High school hoopaholics show their stuff The games at the state high school basketball tournament are about more than just players, coaches and referees.
Thousands of young, energetic fans rain cheers upon the two courts set up at the Tacoma Dome. Others are content to sit in a plastic seat all day and watch game after game after game. Concession-stand workers serve up cheese fries while cheerleaders try to pump up the crowd.
News Tribune staff writer Scott Fontaine posted behind-the-scene vignettes Wednesday from the first day of the Class 4A tournament on his blog, Word on the Street. Here are some excerpts.
THE VIEW FROM THE UPPER DECKS
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Posted at 10:44 a.m. Wednesday
In the upper decks of the Tacoma Dome, far above the face-painted students chanting unoriginal cheers and teachers relaxing on an unexpected day off, the hard-core prep basketball fans sit.
“I’ve been doing this since 1966,” Gene Bonner said. The West Seattle native leaned back in his chair almost directly in front of the heavy black curtain that separates the two courts. His head swayed slightly between the two games, and he used binoculars dangling from his neck when the action got intense.
About 30 spectators spread around the second layer of stands before the 9 a.m. tip-off of Wednesday’s first games in the Class 4A state tournament: Decatur boys vs. Snohomish and Lake Stevens girls vs. Mount Tahoma.
The ability to watch both games simultaneously was a draw for the group of mostly middle-aged men. So was the laid-back atmosphere. Blue-and-orange-clad Decatur students stood on their seats and clogged the aisles to try to get a better view in the lower stands. In the upper decks, people were able to stretch their legs over the chairs in front of them and read the sports section of the newspaper.
Snohomish’s Dave Manzanares and Mount Vernon’s Dick Snow said they’ve been watching the state basketball tournament for more than 20 years. The two also like to banter about the games and don’t want to disturb others sitting near them.
“We just like a little room to talk,” Manzanares said, “and this provides a little privacy.”
ROLLING BACK PRICES, TASTE
Posted at 11:47 a.m. Wednesday
Give credit to Chase Anderson. In a sea of goofily dressed fans, the junior from Shadle Park topped them all.
Before he left Spokane for Tacoma on Tuesday, he and some friends wanted to find an outfit that would stand out. They spent about $20 at a Wal-Mart and came up with an interesting look.
Start with the head. He was wearing an electric-orange wig underneath a green-plaid head scarf tucked under a Shadle Park hat.
He also used the same plaid material to cut a sash that hangs over his inflatable fat suit, and wore a black-and-white shirt and green-plaid boxers.
He wore red-plaid socks underneath calf-high white ones, and white hospital covers over his shoes.
He bounced around the stands, screamed and played air guitar while the Highlanders cruised to a first-round victory.
“I just wanted to do something that could top all the other things I usually wear,” the 16-year-old Anderson said. “I pretty much just picked random stuff and tried to make the funniest outfit I could find.”
It sounds as though he has a track record of sporting wacky clothes. Two of his favorite outfits he wears to games are a 1980s-style, mustard-yellow basketball uniform (complete with knee-high socks and way-too-high shorts) and a wrestling singlet.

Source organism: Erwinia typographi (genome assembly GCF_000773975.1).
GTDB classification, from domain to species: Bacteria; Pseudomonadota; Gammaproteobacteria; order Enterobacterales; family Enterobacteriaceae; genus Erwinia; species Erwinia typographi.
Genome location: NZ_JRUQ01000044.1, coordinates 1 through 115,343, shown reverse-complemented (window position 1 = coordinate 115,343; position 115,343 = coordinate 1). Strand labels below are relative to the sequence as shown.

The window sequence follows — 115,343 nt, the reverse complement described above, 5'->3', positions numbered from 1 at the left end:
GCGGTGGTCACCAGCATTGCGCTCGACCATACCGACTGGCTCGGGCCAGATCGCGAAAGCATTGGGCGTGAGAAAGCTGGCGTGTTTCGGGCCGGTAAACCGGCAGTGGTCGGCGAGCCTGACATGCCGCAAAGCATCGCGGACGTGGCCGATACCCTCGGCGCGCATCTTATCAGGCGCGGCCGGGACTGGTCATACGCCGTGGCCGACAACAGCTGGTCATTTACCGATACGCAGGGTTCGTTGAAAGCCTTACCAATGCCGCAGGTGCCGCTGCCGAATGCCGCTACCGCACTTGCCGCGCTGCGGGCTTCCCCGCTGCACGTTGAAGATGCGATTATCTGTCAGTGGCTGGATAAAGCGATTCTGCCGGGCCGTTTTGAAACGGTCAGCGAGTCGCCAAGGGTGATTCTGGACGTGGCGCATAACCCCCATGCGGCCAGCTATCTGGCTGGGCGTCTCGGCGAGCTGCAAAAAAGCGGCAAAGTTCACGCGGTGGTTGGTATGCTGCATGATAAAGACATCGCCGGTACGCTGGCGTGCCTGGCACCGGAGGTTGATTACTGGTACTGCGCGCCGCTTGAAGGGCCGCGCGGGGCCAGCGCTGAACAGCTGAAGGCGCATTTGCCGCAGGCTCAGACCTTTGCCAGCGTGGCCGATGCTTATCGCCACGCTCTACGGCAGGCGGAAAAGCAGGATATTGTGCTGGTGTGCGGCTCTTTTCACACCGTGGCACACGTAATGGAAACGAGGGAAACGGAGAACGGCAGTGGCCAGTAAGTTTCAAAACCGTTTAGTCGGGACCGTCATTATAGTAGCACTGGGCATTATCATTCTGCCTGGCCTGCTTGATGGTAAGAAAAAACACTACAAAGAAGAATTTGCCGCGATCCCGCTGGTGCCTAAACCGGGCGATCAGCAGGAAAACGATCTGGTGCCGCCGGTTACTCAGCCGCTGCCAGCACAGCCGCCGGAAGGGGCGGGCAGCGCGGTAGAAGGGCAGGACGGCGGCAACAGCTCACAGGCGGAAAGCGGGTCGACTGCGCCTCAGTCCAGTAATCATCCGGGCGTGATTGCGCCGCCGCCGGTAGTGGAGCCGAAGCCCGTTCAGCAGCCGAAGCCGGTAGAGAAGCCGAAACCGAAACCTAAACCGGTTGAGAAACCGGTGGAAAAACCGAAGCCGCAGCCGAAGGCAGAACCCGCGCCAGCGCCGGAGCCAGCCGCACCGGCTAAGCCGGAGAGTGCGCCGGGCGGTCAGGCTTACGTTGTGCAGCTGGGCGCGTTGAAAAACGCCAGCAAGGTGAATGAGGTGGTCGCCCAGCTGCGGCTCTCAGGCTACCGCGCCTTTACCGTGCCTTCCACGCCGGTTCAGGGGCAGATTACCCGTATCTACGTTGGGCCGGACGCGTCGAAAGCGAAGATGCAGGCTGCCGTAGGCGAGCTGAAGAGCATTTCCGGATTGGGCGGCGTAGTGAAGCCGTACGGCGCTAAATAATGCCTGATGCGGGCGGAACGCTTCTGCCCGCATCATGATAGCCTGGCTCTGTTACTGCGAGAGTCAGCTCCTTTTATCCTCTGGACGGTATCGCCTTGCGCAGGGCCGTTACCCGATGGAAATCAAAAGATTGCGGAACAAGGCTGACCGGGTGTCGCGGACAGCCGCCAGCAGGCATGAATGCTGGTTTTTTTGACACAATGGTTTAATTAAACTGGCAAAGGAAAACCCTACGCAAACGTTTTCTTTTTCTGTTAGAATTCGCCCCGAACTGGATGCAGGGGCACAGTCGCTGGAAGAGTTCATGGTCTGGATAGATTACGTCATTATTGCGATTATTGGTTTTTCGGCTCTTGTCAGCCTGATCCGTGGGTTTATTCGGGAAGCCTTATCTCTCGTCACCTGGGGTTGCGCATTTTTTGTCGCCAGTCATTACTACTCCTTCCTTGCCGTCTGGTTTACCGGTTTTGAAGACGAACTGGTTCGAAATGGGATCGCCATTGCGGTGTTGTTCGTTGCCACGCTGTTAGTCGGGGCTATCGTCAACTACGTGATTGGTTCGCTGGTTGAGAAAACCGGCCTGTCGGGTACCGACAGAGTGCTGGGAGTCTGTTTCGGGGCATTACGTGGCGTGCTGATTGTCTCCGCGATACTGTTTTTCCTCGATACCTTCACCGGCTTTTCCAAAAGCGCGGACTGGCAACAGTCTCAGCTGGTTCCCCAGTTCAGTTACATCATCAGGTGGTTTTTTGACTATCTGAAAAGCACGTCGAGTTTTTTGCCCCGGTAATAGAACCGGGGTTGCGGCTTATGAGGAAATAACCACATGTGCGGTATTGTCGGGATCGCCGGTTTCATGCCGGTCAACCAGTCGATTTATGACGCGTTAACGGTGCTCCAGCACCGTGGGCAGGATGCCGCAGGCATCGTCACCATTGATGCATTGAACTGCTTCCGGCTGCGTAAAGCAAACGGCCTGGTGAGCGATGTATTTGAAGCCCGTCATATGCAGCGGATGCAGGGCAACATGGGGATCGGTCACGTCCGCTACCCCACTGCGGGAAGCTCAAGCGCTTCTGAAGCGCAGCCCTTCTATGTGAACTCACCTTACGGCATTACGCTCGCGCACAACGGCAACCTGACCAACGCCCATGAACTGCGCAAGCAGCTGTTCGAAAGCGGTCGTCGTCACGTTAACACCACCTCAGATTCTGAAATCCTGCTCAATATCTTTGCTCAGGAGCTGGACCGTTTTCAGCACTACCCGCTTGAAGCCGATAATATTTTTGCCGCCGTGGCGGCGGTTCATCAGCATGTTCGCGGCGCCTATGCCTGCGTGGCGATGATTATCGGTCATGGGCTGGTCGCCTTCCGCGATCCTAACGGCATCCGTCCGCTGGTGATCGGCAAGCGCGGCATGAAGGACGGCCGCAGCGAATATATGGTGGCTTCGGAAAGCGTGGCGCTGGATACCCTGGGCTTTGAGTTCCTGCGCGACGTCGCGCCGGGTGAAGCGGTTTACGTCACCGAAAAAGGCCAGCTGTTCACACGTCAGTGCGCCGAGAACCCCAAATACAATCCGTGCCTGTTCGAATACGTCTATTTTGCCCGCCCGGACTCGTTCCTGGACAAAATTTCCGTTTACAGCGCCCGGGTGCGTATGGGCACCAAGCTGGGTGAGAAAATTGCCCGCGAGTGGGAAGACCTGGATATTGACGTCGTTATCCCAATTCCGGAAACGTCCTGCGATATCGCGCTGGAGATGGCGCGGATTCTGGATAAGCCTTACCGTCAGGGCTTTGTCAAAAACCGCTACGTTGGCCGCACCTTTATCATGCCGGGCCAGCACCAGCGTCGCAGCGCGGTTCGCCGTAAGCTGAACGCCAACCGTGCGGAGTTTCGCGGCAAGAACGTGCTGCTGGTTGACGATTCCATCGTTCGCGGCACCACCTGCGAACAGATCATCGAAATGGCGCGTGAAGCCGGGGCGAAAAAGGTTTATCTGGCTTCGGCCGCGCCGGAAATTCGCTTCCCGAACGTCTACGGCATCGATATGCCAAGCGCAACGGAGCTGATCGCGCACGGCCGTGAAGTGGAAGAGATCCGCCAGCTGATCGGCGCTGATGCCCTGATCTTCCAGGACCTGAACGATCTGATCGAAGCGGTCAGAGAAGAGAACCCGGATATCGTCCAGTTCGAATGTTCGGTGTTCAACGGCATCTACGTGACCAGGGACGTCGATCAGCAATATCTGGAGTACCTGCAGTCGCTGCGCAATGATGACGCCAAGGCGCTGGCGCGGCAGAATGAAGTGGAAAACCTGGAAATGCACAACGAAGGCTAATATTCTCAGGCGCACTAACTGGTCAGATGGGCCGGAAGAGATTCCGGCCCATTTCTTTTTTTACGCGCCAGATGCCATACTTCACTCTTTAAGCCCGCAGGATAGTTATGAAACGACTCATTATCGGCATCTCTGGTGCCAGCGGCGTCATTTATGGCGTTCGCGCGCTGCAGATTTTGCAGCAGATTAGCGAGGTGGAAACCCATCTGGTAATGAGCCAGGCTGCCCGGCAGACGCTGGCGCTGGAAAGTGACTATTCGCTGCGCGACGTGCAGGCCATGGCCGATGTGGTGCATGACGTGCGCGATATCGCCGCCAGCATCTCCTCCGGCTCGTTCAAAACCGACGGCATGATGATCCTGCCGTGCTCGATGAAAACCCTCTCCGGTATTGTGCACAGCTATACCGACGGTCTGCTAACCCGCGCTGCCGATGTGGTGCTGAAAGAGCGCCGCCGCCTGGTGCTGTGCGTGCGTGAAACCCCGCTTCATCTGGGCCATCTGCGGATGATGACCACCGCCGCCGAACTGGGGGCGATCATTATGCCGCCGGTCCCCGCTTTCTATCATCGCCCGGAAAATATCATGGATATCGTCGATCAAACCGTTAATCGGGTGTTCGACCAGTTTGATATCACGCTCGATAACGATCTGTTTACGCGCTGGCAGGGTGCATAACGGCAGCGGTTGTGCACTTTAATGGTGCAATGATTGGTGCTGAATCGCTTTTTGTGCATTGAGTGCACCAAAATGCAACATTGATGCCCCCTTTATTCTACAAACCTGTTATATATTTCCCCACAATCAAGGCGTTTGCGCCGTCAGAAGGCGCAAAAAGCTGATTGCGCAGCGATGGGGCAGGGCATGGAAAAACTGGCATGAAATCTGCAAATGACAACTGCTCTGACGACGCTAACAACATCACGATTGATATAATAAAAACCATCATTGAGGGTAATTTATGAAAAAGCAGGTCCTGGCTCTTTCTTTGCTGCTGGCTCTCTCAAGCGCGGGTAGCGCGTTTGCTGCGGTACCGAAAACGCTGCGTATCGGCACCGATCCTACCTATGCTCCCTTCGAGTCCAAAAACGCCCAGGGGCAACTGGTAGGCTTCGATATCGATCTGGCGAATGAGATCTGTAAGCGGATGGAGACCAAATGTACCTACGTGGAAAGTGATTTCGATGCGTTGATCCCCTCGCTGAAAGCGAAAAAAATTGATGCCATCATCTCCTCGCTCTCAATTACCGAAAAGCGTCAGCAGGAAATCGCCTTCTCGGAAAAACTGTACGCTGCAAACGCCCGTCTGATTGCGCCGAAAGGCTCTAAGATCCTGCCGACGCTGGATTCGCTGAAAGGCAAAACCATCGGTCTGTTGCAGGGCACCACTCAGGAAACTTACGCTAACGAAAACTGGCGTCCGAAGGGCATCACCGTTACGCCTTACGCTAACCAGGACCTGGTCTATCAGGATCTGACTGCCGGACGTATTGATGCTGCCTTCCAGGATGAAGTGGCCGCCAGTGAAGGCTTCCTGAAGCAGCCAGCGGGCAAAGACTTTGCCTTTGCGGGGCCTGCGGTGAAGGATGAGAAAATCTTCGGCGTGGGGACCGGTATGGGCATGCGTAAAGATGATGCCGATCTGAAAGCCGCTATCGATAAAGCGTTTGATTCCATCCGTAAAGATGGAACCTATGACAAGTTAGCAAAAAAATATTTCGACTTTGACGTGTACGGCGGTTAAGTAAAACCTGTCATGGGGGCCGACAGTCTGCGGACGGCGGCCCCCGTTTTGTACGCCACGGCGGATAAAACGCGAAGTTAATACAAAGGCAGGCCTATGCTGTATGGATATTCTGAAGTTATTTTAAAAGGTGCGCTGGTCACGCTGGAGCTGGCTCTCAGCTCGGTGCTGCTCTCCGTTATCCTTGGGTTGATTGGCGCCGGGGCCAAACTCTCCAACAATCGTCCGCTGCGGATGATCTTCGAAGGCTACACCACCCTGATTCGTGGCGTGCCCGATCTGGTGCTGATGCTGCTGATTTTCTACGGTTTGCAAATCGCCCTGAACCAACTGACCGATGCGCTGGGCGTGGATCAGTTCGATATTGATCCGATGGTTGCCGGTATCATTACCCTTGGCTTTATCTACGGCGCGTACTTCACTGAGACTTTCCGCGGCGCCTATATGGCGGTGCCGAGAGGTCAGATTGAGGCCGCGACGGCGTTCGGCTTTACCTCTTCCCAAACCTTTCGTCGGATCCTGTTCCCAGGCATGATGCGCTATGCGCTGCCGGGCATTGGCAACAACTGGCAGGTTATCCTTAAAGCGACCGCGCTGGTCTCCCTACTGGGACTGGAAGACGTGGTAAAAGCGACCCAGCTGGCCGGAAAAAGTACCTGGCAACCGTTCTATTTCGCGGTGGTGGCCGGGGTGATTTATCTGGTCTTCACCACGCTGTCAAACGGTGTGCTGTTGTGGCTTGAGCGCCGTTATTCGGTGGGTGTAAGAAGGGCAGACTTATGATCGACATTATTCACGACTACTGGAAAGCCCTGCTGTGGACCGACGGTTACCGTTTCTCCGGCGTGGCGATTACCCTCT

LONG DAY FOR BELLARMINE KIDS
Posted at 12:37 p.m. Wednesday
It’s a long day for Matt Baer and Jon Wu. The two Bellarmine Prep freshmen arrived at the Tacoma Dome shortly before noon to play in the pep band during the girls team’s opening-round game against Snohomish.
But that was just the start of their jam-packed schedule.
Even though Bellarmine Prep students were dismissed at 11 a.m. to root on their classmates, the two had to head back to the Jesuit school’s campus for track and field practice. (They both run the 1,600- and 3,200-meter events.)
Wednesday evening, they were scheduled to be back at the Tacoma Dome at 6 p.m., an hour before the Bellarmine boys played Richland.
“It’s going to be busy,” Baer said, “but it’s going to be worth it.”
The band practices all year, said freshman Jamarion Mayo, and this is one of the biggest crowds in front of which they’ll play all year.
“I like it because we get to cheer the teams on,” said Mayo, who plays the snare drum. “We usually don’t play two games in one day, but I’m up for it.”
THE SUIT IS THE TALK OF THE TOURNEY
Posted at 1:04 p.m. Wednesday
Federal Way coach Jerome Collins’ suits are often the talk of the state tournaments. The man knows how to dress. On Wednesday morning he was sporting a loose-fitting lavender jacket with white accents, a lavender vest, a purple tie and lavender pants.
I asked students from Federal Way and first-round opponent Franklin what they thought about Wednesday’s selection. Here’s what some had to say.
• Franklin junior Nick Caldwell: “It’s nice. It’s colorful. It brings out the color in his skin. It’s flashy for a high school game, yeah, but everybody’s themselves.”
• Federal Way senior David Park: “He’s fresh. Fresh every time. He looks a bit like a Froot Loops box or Willy Wonka, but I like it.”
• Franklin junior Samrawit Bekele: “I think it’s ugly. It’s not very manly. He should wear something more manly.”
• Federal Way senior Ufa Tauile: “He’s fitted. It looks fresh. I don’t know what else to say except that it looks good on him.”
• Franklin sophomore Sami Abera: “I think he shouldn’t have worn the suit. He could’ve bought a better suit. It ain’t Easter yet.”
Scott Fontaine: 253-320-4758